Gazprom has gone vertical – which other bombed-out energy stock to look at next?

Gazprom has gone vertical – which other bombed-out energy stock to look at next?
1 October 2021

It's not long ago that Gazprom (ISIN US3682872078) was trading at bargain basement prices. Everyone agreed that the stock was extremely undervalued. However, most investors simply couldn't get themselves to consider the stock. Russia was seen as toxic, Gazprom stock as a value trap.

How times change. For 2021, Gazprom is projected to pay a dividend of USD 1.19 per ADR. That's a five times higher dividend than the company paid four years ago. Now that the stock is throwing off vast amounts of cash, the market simply had to reprice the company.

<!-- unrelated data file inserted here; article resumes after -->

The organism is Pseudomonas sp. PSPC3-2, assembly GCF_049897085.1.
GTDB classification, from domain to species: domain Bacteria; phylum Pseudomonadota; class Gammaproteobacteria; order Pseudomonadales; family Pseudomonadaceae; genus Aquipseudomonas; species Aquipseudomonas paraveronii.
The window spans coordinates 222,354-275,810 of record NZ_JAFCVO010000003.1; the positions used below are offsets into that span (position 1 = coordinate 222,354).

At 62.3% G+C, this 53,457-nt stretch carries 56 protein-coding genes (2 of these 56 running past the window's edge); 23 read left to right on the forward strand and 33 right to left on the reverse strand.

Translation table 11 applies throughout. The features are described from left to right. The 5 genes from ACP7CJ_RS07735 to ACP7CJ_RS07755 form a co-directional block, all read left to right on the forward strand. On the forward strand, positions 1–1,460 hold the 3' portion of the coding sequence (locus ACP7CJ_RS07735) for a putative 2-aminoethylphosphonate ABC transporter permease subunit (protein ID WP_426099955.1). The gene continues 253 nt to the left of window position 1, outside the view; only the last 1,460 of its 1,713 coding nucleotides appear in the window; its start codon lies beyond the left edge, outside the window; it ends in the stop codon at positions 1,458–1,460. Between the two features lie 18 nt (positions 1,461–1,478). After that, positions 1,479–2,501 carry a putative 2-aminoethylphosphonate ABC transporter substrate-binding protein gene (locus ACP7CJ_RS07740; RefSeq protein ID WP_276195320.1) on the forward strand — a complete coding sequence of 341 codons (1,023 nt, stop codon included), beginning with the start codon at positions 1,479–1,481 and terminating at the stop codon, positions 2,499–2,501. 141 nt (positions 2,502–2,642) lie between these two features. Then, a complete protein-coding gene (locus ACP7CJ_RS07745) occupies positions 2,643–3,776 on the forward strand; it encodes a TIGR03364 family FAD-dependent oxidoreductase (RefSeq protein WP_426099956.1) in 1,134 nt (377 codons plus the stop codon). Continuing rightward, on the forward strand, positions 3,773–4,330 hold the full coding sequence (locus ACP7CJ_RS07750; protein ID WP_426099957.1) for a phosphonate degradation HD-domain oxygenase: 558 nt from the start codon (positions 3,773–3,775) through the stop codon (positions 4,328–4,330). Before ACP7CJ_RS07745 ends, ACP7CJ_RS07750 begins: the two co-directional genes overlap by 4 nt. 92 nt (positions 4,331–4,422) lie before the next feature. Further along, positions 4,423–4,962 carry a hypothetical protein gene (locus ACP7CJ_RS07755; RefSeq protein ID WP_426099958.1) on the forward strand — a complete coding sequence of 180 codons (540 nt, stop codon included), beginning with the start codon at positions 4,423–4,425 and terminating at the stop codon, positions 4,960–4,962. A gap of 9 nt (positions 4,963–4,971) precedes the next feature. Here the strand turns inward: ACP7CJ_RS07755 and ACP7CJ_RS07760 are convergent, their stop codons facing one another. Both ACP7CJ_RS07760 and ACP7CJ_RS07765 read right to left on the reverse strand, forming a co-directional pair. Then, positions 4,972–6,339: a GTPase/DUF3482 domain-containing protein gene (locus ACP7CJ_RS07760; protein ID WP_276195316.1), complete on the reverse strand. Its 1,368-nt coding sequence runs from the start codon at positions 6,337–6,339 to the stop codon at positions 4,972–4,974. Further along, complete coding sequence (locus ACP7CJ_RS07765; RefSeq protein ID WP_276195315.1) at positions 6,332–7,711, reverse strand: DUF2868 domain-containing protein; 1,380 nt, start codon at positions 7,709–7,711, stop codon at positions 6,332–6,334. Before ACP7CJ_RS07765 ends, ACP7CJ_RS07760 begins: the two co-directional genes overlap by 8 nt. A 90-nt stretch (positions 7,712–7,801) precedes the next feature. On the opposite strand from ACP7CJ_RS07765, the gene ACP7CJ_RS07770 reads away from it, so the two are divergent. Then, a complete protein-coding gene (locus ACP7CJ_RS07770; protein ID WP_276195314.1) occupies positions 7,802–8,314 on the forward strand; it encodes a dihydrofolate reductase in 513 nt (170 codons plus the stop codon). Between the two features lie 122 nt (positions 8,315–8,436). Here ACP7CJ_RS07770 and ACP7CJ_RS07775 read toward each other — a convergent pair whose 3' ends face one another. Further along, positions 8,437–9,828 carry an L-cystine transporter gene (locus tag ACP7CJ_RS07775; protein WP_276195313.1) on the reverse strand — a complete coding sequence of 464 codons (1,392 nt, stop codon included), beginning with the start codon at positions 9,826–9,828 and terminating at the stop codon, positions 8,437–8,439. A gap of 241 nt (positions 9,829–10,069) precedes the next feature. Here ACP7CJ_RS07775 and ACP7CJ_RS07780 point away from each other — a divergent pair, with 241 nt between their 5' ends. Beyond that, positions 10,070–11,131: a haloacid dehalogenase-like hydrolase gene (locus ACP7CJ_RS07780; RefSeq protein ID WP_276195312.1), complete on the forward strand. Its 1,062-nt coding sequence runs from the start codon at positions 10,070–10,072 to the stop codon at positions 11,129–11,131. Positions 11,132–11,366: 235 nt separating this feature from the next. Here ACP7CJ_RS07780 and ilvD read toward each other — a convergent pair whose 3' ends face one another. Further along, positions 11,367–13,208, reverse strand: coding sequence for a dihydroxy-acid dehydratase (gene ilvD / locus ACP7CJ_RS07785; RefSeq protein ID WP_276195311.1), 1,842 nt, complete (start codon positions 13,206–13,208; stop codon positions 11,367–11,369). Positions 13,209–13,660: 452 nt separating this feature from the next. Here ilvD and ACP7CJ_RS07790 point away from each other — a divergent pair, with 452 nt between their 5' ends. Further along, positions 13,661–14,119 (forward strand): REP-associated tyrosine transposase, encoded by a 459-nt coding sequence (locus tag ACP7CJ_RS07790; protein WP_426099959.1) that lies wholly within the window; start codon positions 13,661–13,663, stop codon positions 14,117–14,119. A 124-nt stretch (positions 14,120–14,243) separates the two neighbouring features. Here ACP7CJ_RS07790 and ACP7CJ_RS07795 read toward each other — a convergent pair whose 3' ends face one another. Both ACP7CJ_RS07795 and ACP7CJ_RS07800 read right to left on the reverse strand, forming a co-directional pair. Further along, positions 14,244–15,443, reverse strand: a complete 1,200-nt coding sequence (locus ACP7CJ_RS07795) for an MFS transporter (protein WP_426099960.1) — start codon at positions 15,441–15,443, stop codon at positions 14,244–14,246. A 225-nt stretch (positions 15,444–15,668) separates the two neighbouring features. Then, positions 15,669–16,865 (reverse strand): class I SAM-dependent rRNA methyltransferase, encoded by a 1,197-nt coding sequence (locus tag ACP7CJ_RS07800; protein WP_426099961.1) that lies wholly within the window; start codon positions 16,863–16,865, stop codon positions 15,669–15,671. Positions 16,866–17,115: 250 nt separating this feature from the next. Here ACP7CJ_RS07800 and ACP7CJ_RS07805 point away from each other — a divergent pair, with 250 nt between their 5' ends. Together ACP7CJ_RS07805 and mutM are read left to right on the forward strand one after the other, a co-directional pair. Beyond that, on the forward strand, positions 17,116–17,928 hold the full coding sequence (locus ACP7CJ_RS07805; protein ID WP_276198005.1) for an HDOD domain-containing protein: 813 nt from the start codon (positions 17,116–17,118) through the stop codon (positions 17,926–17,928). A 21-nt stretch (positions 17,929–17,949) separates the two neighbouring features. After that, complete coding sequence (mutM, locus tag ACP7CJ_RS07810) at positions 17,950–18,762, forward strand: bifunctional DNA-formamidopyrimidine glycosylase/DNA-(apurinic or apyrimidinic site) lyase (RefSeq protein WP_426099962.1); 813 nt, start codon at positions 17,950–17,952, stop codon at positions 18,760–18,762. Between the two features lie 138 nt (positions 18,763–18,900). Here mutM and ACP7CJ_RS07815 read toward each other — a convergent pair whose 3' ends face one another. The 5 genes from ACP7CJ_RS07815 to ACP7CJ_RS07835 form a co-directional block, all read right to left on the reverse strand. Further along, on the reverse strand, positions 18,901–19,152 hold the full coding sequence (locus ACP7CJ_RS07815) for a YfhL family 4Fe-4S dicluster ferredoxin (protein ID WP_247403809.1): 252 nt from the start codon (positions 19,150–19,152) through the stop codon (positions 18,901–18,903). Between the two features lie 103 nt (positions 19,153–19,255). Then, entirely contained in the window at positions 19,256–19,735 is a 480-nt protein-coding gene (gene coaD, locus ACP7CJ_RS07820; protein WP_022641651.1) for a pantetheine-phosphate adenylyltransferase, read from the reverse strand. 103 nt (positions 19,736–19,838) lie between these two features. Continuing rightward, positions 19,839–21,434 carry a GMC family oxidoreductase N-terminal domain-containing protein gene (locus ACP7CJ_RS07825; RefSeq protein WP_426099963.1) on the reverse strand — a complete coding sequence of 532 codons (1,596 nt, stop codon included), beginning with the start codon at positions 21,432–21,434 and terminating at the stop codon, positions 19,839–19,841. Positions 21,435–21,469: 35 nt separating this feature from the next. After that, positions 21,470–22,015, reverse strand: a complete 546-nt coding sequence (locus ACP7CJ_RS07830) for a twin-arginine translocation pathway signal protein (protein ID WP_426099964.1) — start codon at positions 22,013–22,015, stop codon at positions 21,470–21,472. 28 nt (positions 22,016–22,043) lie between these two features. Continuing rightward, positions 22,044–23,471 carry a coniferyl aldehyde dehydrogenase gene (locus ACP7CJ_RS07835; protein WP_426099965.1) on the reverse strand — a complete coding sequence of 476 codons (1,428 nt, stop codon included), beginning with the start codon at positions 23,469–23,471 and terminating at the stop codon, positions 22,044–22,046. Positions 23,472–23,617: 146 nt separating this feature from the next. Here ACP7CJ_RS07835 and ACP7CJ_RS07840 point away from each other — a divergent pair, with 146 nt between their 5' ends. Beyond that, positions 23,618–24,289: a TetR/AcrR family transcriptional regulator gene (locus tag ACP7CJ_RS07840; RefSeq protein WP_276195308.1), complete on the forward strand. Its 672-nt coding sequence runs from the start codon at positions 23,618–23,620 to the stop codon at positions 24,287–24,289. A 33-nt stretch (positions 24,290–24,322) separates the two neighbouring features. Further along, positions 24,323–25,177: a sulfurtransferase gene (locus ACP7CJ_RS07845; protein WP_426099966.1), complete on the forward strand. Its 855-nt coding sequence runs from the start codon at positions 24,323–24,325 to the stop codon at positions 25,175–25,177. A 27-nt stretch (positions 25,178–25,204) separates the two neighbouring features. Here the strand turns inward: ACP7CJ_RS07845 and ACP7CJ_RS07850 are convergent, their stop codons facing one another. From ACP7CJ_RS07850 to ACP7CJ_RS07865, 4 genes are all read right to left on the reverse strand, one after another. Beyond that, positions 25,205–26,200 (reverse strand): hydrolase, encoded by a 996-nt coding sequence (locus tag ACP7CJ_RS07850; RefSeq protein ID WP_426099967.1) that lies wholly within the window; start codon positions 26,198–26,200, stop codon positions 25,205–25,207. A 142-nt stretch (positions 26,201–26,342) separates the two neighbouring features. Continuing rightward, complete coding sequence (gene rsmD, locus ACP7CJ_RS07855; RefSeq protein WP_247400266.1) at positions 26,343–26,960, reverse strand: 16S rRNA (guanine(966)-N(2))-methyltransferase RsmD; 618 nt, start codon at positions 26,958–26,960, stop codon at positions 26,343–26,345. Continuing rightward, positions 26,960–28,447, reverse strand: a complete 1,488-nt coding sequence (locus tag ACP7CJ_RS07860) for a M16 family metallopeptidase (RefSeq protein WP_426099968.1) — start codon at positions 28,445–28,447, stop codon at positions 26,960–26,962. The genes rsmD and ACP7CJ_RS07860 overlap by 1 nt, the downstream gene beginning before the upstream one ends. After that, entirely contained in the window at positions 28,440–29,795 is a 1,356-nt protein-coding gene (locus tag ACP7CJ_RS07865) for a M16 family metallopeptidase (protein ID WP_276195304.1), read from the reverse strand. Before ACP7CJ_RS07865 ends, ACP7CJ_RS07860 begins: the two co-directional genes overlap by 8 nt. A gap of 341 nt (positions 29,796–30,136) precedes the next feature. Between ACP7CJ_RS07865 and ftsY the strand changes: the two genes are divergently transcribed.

Gazprom chart

When I first featured Gazprom in December 2018, it was trading at USD 4.64. Had you invested back then, you'd be set to receive a dividend yield of 28%. That's not even accounting for the other dividend payments you would have received in the meantime, and which would have lowered your entry price. Gazprom has become a veritable money spinner, giving investors both income and capital gains.

Even at the current price of USD 9.94 per ADR, the stock is projected to pay a dividend yield of 12%. And even better, the dividend windfall is bound to continue. Check out the following estimates from UBS, issued on 1 September 2021.

UBS estimates